Twenty-nine, I’ve recently learned, is old—far closer to 50, at least, than to 20.
I made the unfortunate discovery on what was otherwise an idyllic escape from two brutal D.C. winters full of multiple two-foot blizzards and weekly ice storms—a chance to relax, catch up on my reading, forget about work and grad school and finally spend some quality time with my husband.
It was also March in Mexico. A chance, in other words, to grab a balcony-side/pool-side seat to the annual bacchanalia known as Spring Break and spend some up-close-and-personal time with America’s best and brightest.
I had even joked about going on Spring Break to friends and coworkers before the trip, somehow assuming that that the drunken insanity of Spring Break was reserved for Cancun and Florida, that Cabo was somehow too remote, too upscale. It never crossed my mind that I might have innocently cursed us or that John and I were boring, that we would lay in our hotel room night after night groaning and trying to shut out the techno music that thumped from noon until ten—followed by drunken laughter and cheering until four—four a.m., that is.
And squares that we are, we actually called to complain.
“Are you the owner of this room?” we overheard a security guard ask the party above our room. (About half the resort is made up of timeshare properties, of which John and I are members.)
“No, my father is,” one of the boys said.
“Do you want me to call him?”
“No,” he squeaked. And then silence, blessed silence—for a while anyway.
Horrified, we watched hotel employees pick up shattered beer bottles, digging each tiny shard out of the sand, and empty and refill the hot tubs one morning. We tried not to speculate why they might need refilling, and later learned that some of the hotels shut down for a week after Spring Break to clean up.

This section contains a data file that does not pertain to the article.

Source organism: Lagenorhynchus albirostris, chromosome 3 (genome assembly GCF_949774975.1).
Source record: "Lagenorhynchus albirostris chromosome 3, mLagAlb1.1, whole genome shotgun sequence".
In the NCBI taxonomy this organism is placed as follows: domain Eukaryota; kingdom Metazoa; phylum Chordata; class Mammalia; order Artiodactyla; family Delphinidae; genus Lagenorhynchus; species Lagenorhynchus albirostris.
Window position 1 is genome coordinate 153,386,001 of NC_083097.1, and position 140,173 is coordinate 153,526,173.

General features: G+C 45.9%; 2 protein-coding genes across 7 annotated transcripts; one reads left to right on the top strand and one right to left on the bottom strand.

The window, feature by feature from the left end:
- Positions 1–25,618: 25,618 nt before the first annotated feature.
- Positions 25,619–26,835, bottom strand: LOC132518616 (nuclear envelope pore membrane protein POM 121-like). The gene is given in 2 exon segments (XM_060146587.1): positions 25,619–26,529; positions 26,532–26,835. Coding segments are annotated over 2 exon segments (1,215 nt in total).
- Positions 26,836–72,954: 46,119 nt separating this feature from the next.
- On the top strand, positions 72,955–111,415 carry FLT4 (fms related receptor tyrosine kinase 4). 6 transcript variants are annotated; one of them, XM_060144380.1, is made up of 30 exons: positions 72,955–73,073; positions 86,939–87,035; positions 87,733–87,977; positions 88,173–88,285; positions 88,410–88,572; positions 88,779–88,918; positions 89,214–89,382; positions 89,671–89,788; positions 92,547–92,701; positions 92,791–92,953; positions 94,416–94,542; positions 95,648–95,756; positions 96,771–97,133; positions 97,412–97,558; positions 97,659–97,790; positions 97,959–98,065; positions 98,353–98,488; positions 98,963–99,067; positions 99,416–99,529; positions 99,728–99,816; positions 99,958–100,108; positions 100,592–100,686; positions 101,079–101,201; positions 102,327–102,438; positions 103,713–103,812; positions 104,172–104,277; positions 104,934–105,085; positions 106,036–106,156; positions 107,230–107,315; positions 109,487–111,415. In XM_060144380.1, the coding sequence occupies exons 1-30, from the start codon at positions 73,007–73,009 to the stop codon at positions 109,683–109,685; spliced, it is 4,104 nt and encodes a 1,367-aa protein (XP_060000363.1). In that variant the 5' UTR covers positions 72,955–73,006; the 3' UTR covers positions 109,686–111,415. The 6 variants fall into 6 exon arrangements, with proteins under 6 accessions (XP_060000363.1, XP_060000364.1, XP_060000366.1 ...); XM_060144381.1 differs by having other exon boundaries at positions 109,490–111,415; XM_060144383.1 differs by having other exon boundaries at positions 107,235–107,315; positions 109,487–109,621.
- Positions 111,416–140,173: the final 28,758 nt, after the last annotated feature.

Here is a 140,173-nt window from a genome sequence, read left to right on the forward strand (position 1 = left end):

In Spring Breakland, men old enough to go to war ran around in feathered Indian chief bonnets, Rocky bandanas and knee-high socks, and they walked—barefoot—down the dirty back streets of Cabo San Lucas. Although in all fairness, someone stood in the hall screaming “Does anyone have my shoes?” so maybe a shoe bandit lurked in the hotel. Maybe they actually wanted tapeworms or hepatitis.
Was I ever that young? I don’t think so. I know I’ve never been as thin or as toned or as tan as the girls who pranced around in a rainbow of bikinis. They had bodies only the very young can have, before their metabolisms slow in their mid-twenties and again in their late-twenties. Before real jobs and commutes eat into the hours they spend at the gym. Before they simply give up, deciding that life and a few pounds are worth consuming more than beer and salad.
I’ve definitely never been wheeled away by paramedics in a foreign country, doubled over with what was almost-certainly alcohol poisoning. My mother would have killed me as soon as I recovered.
My most exciting Spring Break was flying first class to visit my aunt and uncle in Florida. Deep down, I probably assumed I was missing out, and there may have even been a temper tantrum or two about how my life was over. I’m not sure. Seven years later, I only remember that I had a great time.
Seven years from now, I’ll probably only remember the dolphins and the whales (that will be an upcoming post), the sun and the yummy margaritas. And the day I finally realized what my marriage, my job and my mortgage had failed to fully drive home—I’m an actual adult. Thank goodness.